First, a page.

Here's a bonus Kindle tip for those of you who take breaks in-between reading bestsellers and sometimes leave your eReaders alone for too long. Unlike most electronic devices, when the Kindle’s battery gets dangerously low, it doesn’t automatically shut itself off. Instead, it will switch from the screensaver to a screen that reads “Critical Battery. Your battery is empty. To continue using your Kindle, connect to a power source.” If you don’t catch this screen shortly after it’s displayed, you may find that just plugging the Kindle into an outlet won’t bring it back to normal functionality.
If the battery isn’t too far gone, here's how to revive it:
- Plug the device into the Kindle A/C adapter (not your computer) and let it charge for a few hours. Be sure the charging light is lit -- sometimes a drained Kindle will stop charging a few seconds after you plug it in. Unplug and replug until the light stays on steadily, then leave it alone. Most of the time you'll come back to a restored Kindle. If not, go on to step 2.
- If you still see the same Critical Battery screen after charging, unplug the USB cord, then hold the power slide to the right for at least 20 seconds.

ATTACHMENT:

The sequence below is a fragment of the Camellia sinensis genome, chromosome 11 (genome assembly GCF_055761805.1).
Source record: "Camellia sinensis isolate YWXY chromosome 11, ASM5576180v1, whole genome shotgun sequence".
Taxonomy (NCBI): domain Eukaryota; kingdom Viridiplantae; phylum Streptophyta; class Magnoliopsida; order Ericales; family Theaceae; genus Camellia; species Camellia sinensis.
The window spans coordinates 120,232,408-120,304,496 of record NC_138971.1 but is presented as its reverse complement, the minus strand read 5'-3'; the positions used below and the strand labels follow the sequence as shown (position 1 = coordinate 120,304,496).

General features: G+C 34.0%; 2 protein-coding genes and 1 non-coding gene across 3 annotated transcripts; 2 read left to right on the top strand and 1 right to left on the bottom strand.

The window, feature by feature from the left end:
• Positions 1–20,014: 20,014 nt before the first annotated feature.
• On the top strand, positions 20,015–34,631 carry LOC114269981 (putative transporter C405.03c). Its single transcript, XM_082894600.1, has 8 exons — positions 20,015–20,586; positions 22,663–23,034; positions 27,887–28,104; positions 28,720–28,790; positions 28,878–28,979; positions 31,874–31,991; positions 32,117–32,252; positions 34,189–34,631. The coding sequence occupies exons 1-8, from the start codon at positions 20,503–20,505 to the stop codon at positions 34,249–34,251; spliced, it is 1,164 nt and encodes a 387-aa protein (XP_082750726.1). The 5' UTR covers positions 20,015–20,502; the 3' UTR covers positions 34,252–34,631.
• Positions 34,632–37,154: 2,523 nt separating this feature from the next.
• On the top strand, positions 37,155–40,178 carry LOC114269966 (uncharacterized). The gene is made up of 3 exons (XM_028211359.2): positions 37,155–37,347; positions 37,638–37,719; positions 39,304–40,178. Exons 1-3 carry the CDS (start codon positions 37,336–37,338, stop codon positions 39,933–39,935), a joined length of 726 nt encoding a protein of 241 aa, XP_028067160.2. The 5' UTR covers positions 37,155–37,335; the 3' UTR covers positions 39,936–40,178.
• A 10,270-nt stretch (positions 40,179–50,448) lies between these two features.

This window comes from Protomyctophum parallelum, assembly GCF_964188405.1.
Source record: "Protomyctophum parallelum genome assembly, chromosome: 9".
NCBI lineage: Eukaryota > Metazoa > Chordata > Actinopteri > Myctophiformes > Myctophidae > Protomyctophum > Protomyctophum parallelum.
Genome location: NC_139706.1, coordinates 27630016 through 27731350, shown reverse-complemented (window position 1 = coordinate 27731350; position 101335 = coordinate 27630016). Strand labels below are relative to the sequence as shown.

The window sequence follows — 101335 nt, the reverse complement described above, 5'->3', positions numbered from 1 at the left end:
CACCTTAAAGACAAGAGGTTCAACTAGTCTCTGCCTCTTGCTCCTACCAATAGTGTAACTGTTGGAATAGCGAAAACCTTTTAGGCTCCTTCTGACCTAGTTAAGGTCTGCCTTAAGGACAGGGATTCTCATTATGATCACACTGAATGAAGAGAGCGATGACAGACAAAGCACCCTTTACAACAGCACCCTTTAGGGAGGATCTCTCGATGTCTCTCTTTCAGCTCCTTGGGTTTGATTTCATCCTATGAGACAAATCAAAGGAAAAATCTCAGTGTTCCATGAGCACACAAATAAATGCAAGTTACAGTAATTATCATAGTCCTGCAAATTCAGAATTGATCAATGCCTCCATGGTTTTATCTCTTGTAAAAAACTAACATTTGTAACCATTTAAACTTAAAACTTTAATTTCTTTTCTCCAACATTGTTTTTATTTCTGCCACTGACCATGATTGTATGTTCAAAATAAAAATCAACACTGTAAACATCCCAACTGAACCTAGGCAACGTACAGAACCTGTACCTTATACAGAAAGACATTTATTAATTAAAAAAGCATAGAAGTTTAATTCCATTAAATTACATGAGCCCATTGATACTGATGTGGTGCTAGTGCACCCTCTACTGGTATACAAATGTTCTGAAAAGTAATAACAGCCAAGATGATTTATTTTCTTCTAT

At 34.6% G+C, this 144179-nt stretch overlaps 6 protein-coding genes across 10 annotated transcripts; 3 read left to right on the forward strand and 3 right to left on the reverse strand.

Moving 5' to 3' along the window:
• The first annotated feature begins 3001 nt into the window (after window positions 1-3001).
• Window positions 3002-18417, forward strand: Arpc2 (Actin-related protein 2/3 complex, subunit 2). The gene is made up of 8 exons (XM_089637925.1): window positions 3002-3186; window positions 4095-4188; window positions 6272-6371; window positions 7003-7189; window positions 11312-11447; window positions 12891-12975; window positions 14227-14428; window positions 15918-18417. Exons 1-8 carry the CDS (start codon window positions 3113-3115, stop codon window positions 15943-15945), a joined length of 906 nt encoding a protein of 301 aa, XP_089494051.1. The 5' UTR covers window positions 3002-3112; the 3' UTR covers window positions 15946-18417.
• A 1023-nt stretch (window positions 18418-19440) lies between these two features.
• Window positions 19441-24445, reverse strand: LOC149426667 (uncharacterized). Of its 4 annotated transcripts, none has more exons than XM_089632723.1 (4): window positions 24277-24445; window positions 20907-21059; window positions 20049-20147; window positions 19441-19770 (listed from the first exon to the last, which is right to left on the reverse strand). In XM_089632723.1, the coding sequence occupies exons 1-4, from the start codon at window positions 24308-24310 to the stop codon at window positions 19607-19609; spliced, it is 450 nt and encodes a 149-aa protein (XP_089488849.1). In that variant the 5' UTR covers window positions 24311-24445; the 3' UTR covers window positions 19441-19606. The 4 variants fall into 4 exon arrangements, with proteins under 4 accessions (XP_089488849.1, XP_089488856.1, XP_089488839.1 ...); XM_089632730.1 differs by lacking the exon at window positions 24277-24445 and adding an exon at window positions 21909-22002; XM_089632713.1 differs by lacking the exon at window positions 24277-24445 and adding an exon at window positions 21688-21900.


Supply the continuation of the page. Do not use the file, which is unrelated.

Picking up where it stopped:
- Release the power slide, then immediately press and hold the Home key for another 30 - 45 seconds.
- Once the Kindle’s screen begins to flash, release the Home key. The eReader will boot to recovery mode. To continue, press and hold the R key until the screen flashes again.
- After the device is finished rebooting, you may see the Critical Battery screen once more. If so, plug in the USB cord and wait for the Kindle to return to the Home screen.
If you can’t get past step 3, the battery might be too far gone. Contact Kindle customer service via phone (866-321-8851) to walk through extra troubleshooting steps. If they can’t revive it, Amazon will usually replace the eReader for free.
The best way to avoid this is to turn the Kindle off completely if you're taking a break from reading. Click here to learn how.